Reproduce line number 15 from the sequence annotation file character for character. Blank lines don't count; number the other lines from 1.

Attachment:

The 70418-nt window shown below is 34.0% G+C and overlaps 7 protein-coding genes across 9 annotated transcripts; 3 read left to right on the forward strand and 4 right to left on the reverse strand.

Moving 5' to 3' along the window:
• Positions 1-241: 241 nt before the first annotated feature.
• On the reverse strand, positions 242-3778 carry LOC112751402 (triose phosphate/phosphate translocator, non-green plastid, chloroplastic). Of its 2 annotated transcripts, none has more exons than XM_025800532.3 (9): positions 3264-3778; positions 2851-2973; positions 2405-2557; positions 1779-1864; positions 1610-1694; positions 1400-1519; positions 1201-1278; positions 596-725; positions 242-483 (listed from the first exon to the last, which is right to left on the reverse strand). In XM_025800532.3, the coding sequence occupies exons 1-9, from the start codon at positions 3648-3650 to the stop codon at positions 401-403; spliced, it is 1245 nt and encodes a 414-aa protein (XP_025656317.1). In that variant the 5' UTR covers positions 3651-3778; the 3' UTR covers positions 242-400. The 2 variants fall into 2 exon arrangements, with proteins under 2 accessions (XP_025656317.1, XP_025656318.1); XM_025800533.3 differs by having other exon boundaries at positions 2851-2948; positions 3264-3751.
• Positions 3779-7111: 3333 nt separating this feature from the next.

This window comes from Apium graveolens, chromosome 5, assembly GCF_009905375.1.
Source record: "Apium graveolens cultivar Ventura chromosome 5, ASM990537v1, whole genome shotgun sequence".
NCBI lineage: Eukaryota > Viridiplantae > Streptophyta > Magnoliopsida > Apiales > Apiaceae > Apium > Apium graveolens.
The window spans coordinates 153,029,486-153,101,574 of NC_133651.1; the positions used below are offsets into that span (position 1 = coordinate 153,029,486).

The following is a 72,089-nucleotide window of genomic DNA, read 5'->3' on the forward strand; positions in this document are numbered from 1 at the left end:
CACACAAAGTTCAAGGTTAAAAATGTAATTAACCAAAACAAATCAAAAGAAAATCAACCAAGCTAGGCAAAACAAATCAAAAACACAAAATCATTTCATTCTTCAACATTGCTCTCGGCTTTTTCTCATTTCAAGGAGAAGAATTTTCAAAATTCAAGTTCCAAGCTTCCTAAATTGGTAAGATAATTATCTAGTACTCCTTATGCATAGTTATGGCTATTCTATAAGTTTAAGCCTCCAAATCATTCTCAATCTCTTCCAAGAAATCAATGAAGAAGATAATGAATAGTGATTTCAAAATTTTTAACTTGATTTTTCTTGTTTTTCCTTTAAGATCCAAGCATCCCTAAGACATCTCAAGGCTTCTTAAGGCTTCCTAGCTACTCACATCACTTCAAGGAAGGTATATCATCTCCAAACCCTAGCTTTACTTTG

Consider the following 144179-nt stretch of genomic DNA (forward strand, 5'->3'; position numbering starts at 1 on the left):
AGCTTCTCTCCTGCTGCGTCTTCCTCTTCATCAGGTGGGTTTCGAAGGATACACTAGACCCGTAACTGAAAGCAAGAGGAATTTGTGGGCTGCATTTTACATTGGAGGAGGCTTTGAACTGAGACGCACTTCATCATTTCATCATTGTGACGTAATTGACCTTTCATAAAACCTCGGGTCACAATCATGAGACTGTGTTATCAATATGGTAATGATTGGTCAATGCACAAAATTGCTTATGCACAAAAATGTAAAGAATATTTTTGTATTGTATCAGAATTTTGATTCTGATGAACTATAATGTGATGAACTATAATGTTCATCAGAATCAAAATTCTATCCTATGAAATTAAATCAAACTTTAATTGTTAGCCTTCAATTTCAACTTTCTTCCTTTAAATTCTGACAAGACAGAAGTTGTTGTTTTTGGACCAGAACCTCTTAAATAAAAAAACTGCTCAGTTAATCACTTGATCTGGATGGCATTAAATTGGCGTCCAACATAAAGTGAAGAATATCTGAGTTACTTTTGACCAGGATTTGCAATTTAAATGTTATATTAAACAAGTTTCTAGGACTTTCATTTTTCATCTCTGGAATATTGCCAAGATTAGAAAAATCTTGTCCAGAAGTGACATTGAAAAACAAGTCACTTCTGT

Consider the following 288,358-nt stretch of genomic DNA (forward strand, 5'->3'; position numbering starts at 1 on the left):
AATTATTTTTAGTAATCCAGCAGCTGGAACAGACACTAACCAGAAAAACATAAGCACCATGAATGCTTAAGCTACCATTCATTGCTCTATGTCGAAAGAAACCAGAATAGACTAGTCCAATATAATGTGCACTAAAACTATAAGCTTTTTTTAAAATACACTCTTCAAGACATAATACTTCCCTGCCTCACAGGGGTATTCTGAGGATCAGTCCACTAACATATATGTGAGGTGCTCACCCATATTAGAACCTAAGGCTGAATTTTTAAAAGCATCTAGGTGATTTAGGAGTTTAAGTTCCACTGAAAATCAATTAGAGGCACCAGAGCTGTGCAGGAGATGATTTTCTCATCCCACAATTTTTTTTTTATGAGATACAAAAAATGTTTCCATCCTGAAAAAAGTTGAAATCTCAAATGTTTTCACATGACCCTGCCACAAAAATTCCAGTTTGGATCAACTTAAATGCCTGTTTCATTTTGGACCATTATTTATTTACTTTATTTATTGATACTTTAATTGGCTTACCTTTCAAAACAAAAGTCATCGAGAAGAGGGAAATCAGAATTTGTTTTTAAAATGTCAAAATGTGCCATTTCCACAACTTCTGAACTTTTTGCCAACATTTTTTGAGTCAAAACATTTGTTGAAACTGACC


AATTATTTTTAGTAATCCAGCAGCTGGAACAGACACTAACCAGAAAAACATAAGCACCATGAATGCTTAAGCTACCATTCATTGCTCTATGTCGAAAGAAACCAGAATAGACTAGTCCAATATAATGTGCACTAAAACTATAAGCTTTTTTTAAAATACACTCTTCAAGACATAATACTTCCCTGCCTCACAGGGGTATTCTGAGGATCAGTCCACTAACATATATGTGAGGTGCTCACCCATATTAGAACCTAAGGCTGAATTTTTAAAAGCATCTAGGTGATTTAGGAGTTTAAGTTCCACTGAAAATCAATTAGAGGCACCAGAGCTGTGCAGGAGATGATTTTCTCATCCCACAATTTTTTTTTTATGAGATACAAAAAATGTTTCCATCCTGAAAAAAGTTGAAATCTCAAATGTTTTCACATGACCCTGCCACAAAAATTCCAGTTTGGATCAACTTAAATGCCTGTTTCATTTTGGACCATTATTTATTTACTTTATTTATTGATACTTTAATTGGCTTACCTTTCAAAACAAAAGTCATCGAGAAGAGGGAAATCAGAATTTGTTTTTAAAATGTCAAAATGTGCCATTTCCACAACTTCTGAACTTTTTGCCAACATTTTTTGAGTCAAAACATTTGTTGAAACTGACC